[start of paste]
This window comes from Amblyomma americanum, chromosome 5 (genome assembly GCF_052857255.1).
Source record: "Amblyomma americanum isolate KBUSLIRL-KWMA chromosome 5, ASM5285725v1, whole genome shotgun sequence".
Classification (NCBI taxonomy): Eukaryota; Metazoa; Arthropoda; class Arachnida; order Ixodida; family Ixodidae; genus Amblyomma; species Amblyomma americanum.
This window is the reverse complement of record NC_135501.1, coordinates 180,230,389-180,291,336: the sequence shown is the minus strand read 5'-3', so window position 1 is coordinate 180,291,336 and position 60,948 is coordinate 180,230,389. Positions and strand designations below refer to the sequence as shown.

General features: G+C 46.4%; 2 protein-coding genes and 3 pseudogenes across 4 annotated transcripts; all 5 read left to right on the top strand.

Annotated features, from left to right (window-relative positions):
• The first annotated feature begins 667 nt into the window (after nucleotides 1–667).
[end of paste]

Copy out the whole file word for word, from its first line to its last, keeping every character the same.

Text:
This window comes from Amblyomma americanum, chromosome 5 (genome assembly GCF_052857255.1).
Source record: "Amblyomma americanum isolate KBUSLIRL-KWMA chromosome 5, ASM5285725v1, whole genome shotgun sequence".
Classification (NCBI taxonomy): Eukaryota; Metazoa; Arthropoda; class Arachnida; order Ixodida; family Ixodidae; genus Amblyomma; species Amblyomma americanum.
This window is the reverse complement of record NC_135501.1, coordinates 180,230,389-180,291,336: the sequence shown is the minus strand read 5'-3', so window position 1 is coordinate 180,291,336 and position 60,948 is coordinate 180,230,389. Positions and strand designations below refer to the sequence as shown.

General features: G+C 46.4%; 2 protein-coding genes and 3 pseudogenes across 4 annotated transcripts; all 5 read left to right on the top strand.

Annotated features, from left to right (window-relative positions):
• The first annotated feature begins 667 nt into the window (after nucleotides 1–667).